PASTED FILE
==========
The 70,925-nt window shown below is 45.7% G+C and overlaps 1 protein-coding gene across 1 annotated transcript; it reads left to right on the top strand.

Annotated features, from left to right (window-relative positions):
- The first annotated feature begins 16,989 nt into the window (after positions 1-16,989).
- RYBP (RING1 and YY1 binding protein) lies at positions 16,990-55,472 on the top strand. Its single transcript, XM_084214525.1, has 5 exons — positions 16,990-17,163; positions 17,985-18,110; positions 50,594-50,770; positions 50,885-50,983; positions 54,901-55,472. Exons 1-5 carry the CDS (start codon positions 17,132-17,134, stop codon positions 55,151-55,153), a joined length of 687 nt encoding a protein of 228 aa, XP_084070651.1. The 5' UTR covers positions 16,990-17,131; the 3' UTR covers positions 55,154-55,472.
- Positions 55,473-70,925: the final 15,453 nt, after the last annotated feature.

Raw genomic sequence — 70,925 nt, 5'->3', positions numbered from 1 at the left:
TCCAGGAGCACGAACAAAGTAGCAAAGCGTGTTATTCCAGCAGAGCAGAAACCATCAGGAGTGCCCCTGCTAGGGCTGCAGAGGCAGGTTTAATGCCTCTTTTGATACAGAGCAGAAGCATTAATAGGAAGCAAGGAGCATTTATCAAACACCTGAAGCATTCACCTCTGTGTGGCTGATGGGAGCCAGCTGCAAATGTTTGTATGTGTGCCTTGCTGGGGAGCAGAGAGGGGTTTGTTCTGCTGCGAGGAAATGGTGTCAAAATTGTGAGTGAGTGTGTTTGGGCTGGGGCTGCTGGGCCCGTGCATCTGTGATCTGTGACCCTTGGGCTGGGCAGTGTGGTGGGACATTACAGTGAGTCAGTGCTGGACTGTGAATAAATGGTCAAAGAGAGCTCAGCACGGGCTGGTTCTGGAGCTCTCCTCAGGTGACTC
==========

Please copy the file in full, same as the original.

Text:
The 70,925-nt window shown below is 45.7% G+C and overlaps 1 protein-coding gene across 1 annotated transcript; it reads left to right on the top strand.

Annotated features, from left to right (window-relative positions):
- The first annotated feature begins 16,989 nt into the window (after positions 1-16,989).
- RYBP (RING1 and YY1 binding protein) lies at positions 16,990-55,472 on the top strand. Its single transcript, XM_084214525.1, has 5 exons — positions 16,990-17,163; positions 17,985-18,110; positions 50,594-50,770; positions 50,885-50,983; positions 54,901-55,472. Exons 1-5 carry the CDS (start codon positions 17,132-17,134, stop codon positions 55,151-55,153), a joined length of 687 nt encoding a protein of 228 aa, XP_084070651.1. The 5' UTR covers positions 16,990-17,131; the 3' UTR covers positions 55,154-55,472.
- Positions 55,473-70,925: the final 15,453 nt, after the last annotated feature.

Raw genomic sequence — 70,925 nt, 5'->3', positions numbered from 1 at the left:
TCCAGGAGCACGAACAAAGTAGCAAAGCGTGTTATTCCAGCAGAGCAGAAACCATCAGGAGTGCCCCTGCTAGGGCTGCAGAGGCAGGTTTAATGCCTCTTTTGATACAGAGCAGAAGCATTAATAGGAAGCAAGGAGCATTTATCAAACACCTGAAGCATTCACCTCTGTGTGGCTGATGGGAGCCAGCTGCAAATGTTTGTATGTGTGCCTTGCTGGGGAGCAGAGAGGGGTTTGTTCTGCTGCGAGGAAATGGTGTCAAAATTGTGAGTGAGTGTGTTTGGGCTGGGGCTGCTGGGCCCGTGCATCTGTGATCTGTGACCCTTGGGCTGGGCAGTGTGGTGGGACATTACAGTGAGTCAGTGCTGGACTGTGAATAAATGGTCAAAGAGAGCTCAGCACGGGCTGGTTCTGGAGCTCTCCTCAGGTGACTC